Car reviews - Ferrari - GTC4Lusso
Superlative engine and performance, epic breadth of dynamic talent, superbly comfortable and quiet, lush four-seat cabin
Room for improvement
Extraordinary options list, small boot volume, mid-engined Ferraris purer yet more compromised
28 Jun 2017
SOME could question the purpose of the Ferrari GTC4Lusso.
Surely if buyers want a spacious vehicle with some sportiness, there are plenty of premium SUV models on offer and if someone is wealthy enough to afford one, then there is probably a two-seat sportscar in the garage as well (and Ferrari’s own 488 GTB comes more than highly recommended).
We do not want to use the word compromise here, especially for a vehicle of this price. But at least the GTC4Lusso now gets off to a solid start in the looks department.
At the front the smiley jawline of the FF has been straightened and widened for a more serious fascia. The side-view of this three-door ‘breadvan’ or ‘shooting brake’ remains, which means a Holden Caprice-rivalling wheelbase but with an enormous dash-to-axle ratio that, amazingly, leaves 12 cylinders sitting behind the front-axle line. Plus a very short rear overhang, to boot. That end now returns to quad tail-lights, matching the exhaust count, and with an integrated rear lip spoiler.
The electrically operated bootlid opens to reveal a small hatchback-sized compartment, and likewise rear legroom falls right on the line between too tight and just roomy enough. But comfort is about more than space, and this is a proper touring four-seater with the duo of rear pews being heavily tilted and lushly padded bucket items that engulf the back and thighs. Complete with air-vents and plenty of headroom, the GTC4Lusso is more than the sum of its millimetres back there.
Entry through the long, pillarless doors likewise is not as low and tight as that of a 488 GTB, which some might struggle to enter gracefully after a night at the opera. But it is also nowhere near as lofty and broad as that of an SUV.
The front seats’ auto tilt-and-slide function helps, however.
When appropriately – read highly – specified this Ferrari is a properly high-end and beautifully finished place to be. The new 10.25-inch touchscreen mostly works seamlessly, although some of the graphics are still not quite as premium as the elements surrounding them.
Teamed with the colour passenger display screen ($9500), carbon-fibre steering wheel ($13,000), the quilted leather trim ($9000) and the premium audio ($10,450) all present on our test car, and such options really do stand this Ferrari apart from rivals. It feels as rich and special as it should.
Call them a fine complement to the 6.3-litre naturally aspirated V12 engine, which is one of the great masterpieces of our time. Although its 697Nm is produced at 5750rpm, 80 per cent of torque is available from 1750rpm. And 556Nm from above idle helps this 1920kg three-door purr along in traffic, aided by a smooth seven-speed dual-clutch transmission, and light but ultra-direct steering.
The adaptive suspension, with only standard or ‘bumpy road’ mode, deals with low-profile 20-inch tyres and road imperfections with astonishing ease, and even coarse-chip road roar is low. These are not only luxury SUV traits, but the GTC4Lusso appears to better the best of them.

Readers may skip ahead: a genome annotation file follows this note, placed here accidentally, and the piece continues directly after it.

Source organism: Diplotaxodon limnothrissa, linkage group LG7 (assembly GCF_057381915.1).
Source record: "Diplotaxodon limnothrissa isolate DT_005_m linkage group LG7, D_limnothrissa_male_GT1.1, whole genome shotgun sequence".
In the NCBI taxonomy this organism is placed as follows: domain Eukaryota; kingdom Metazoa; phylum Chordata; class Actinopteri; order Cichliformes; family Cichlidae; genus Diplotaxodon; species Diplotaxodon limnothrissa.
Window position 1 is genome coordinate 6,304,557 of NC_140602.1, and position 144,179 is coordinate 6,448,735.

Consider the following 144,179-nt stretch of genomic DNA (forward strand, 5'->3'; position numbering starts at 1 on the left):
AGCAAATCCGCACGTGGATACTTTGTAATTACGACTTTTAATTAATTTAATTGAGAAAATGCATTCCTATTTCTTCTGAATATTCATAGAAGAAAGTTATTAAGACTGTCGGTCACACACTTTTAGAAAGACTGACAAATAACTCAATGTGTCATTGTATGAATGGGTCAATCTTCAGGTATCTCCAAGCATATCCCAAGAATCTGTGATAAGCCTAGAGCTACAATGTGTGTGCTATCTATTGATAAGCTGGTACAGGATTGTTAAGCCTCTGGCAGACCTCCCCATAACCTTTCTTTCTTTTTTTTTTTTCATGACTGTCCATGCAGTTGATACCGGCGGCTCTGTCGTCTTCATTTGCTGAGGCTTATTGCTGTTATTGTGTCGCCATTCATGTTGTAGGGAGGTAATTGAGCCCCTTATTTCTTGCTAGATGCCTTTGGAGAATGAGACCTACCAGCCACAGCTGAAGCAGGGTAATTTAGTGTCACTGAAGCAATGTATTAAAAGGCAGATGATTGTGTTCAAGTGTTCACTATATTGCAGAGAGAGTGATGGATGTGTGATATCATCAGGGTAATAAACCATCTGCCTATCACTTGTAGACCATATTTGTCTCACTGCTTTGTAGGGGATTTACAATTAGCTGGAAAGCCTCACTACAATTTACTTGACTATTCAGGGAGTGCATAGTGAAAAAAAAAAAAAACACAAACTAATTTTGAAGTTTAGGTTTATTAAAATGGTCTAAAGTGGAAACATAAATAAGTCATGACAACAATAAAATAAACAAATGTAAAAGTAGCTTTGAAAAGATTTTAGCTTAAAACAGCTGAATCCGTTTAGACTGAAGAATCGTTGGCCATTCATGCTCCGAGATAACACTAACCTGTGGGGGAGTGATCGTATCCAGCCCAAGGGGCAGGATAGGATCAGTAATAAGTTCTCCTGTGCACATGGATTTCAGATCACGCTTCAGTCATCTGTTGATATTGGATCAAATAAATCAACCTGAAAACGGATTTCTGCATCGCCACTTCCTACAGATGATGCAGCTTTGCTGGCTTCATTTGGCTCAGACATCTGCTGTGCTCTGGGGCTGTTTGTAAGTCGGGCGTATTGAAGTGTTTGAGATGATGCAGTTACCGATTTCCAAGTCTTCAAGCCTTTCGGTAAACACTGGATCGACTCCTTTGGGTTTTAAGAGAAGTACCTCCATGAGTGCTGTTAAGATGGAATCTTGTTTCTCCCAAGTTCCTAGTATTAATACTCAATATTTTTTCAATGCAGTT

Its effortlessness around town means a driver could be forgiven for forgetting that this engine also delivers 507kW at 8000rpm. Despite the reciprocating mass of a dozen pistons, the V12 spins with sports bike-esque speed. Its rich timbre and sheer thrust also humbles the near-two-tonne kerb mass.
Yet for what might seem an incredibly complex machine, this Ferrari creates little fuss for its driver. Beyond a simple steering wheel-mounted button for the suspension’s ‘bumpy road’ mode – which actually makes little difference to the superb standard ride quality – there is a dial for Wet, Comfort, Sport and ESC Off modes. Likewise, Sport could be left forever engaged and things would be fine.
The steering is always flawless in its sharp yet progressive responses. The way the dual-clutch detects calm or hard driving, and is then able to instantly respond, also makes mockery of the multi-mode plague delivered by most other brands. The auto could be relaxed in seventh at one moment, and then swiftly charging back through the gears and thrusting the engine into the red zone the next.
Ferrari’s Slip Slide Control traction system now gets another S added to its name, for four-wheel steering. Through corners the Lusso’s agility transcends its size, and the fact so many cylinders are laid out ahead of the driver. The 4RM Evo four-wheel drive system endows the GTC4 with a rear-driven feel, but with front traction that can claw out the best the V12 has to deliver in tight bends.
The way the GTC4Lusso can sling itself from low-speed turns with jetfighter-like thrust, while ensuring the body remains almost entirely flat, is the stuff of which two-seat sportscar legends are made not relatively luxurious and quiet four-seaters.
Tension, indeed. After more than 350km from town to country in this Ferrari, it vividly highlights what a $600,000-to-$800,000 vehicle can offer.
In no way does a breadth of ability here hinder one aspect or trade away another. Quite possibly a mid-engined 488 GTB has the more ‘pure’ and lithe dynamics, but a V12 with a brilliant all-wheel drive system does not leave room for complaint. Staggering speed and cornering aggression, teamed with cabin indulgence and urban insouciance, really does create an exciting tension to be savoured.
The Road to Recovery podcast series
All car reviews
Click to share